Kelli Palmer is a combination of the Warm Springs, Wasco, Paiute, Shoshone, Yakama, and Hoopa tribes. She grew up on the Warm Springs Indian reservation. The influence of her art shines through in the traditional Native American baskets, both the Wapus and Cornhusk.
Growing up, Kelli would watch her mother make Wapus (traditional root gathering) baskets. She would sit there while her mom taught classes, watching the ladies weave until it was dark outside. When her mother was helping at a Northwest Native American Basketweavers Association basket gathering, her mom tricked her into walking around and she ended up sitting down for her first class. After that, Kelli was hooked.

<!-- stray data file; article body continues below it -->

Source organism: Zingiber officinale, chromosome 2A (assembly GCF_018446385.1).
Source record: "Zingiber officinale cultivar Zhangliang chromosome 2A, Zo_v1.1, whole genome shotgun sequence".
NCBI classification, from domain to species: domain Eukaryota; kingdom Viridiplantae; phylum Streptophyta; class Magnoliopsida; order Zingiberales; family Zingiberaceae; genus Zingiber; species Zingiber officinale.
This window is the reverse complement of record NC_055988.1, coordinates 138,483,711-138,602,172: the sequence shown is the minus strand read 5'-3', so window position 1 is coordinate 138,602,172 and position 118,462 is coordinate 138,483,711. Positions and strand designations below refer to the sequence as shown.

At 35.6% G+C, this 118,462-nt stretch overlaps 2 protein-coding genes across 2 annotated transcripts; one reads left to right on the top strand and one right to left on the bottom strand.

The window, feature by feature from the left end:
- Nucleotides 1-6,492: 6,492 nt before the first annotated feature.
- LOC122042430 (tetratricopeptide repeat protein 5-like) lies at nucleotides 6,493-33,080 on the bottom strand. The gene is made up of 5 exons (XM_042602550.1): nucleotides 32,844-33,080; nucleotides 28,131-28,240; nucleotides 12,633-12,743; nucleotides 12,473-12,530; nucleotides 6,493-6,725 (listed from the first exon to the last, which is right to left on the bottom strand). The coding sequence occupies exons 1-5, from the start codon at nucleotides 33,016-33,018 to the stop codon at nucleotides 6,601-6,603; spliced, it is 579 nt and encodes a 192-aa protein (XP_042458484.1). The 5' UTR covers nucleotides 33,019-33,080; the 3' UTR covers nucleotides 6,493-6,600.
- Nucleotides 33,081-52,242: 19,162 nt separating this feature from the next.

She has been making baskets for many years now and hasn’t been able to stop since that first class. While she creates other forms of art, including beadwork and sewing, she is still known for her baskets. She now teaches her own basketry classes in different areas of Oregon and Washington. But Kelli hasn’t stopped learning; she still asks her mother questions, reads books, and is always researching to learn more.
Kelli has also participated in many shows over the years and has received awards. She received Best in Show at a Tribal Member Art Show in Warm Springs in 2009 and Honorable Mention at the show in 2011. She has also had her art displayed at Central Oregon Community College, Juried & Invitational Exhibition All Things Considered VI Show at Fuller Craft Museum, and the Oregon Folklife Network.